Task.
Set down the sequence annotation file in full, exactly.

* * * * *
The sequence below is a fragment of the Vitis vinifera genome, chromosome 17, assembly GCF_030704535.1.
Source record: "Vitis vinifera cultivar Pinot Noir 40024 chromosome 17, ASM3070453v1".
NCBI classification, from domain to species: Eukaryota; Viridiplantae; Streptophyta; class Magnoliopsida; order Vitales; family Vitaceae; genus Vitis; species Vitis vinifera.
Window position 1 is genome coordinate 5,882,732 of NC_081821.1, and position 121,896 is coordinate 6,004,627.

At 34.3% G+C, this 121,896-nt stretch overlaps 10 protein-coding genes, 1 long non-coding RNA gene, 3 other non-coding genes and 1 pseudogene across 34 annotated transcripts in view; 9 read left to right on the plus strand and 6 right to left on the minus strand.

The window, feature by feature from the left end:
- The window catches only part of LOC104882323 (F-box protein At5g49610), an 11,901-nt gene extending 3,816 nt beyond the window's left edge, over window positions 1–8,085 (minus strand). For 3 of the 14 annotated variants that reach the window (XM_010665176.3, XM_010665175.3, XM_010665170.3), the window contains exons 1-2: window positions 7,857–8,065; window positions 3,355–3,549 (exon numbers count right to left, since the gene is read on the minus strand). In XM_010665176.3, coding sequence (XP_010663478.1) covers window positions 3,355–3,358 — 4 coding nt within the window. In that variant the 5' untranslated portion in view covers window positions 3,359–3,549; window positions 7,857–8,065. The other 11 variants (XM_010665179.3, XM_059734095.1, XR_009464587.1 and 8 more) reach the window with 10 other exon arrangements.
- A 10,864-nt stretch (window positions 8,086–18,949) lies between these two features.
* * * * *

The sequence below is a fragment of the Vitis vinifera genome, chromosome 17, assembly GCF_030704535.1.
Source record: "Vitis vinifera cultivar Pinot Noir 40024 chromosome 17, ASM3070453v1".
NCBI classification, from domain to species: Eukaryota; Viridiplantae; Streptophyta; class Magnoliopsida; order Vitales; family Vitaceae; genus Vitis; species Vitis vinifera.
Window position 1 is genome coordinate 5,882,732 of NC_081821.1, and position 121,896 is coordinate 6,004,627.

At 34.3% G+C, this 121,896-nt stretch overlaps 10 protein-coding genes, 1 long non-coding RNA gene, 3 other non-coding genes and 1 pseudogene across 34 annotated transcripts in view; 9 read left to right on the plus strand and 6 right to left on the minus strand.

The window, feature by feature from the left end:
- The window catches only part of LOC104882323 (F-box protein At5g49610), an 11,901-nt gene extending 3,816 nt beyond the window's left edge, over window positions 1–8,085 (minus strand). For 3 of the 14 annotated variants that reach the window (XM_010665176.3, XM_010665175.3, XM_010665170.3), the window contains exons 1-2: window positions 7,857–8,065; window positions 3,355–3,549 (exon numbers count right to left, since the gene is read on the minus strand). In XM_010665176.3, coding sequence (XP_010663478.1) covers window positions 3,355–3,358 — 4 coding nt within the window. In that variant the 5' untranslated portion in view covers window positions 3,359–3,549; window positions 7,857–8,065. The other 11 variants (XM_010665179.3, XM_059734095.1, XR_009464587.1 and 8 more) reach the window with 10 other exon arrangements.
- A 10,864-nt stretch (window positions 8,086–18,949) lies between these two features.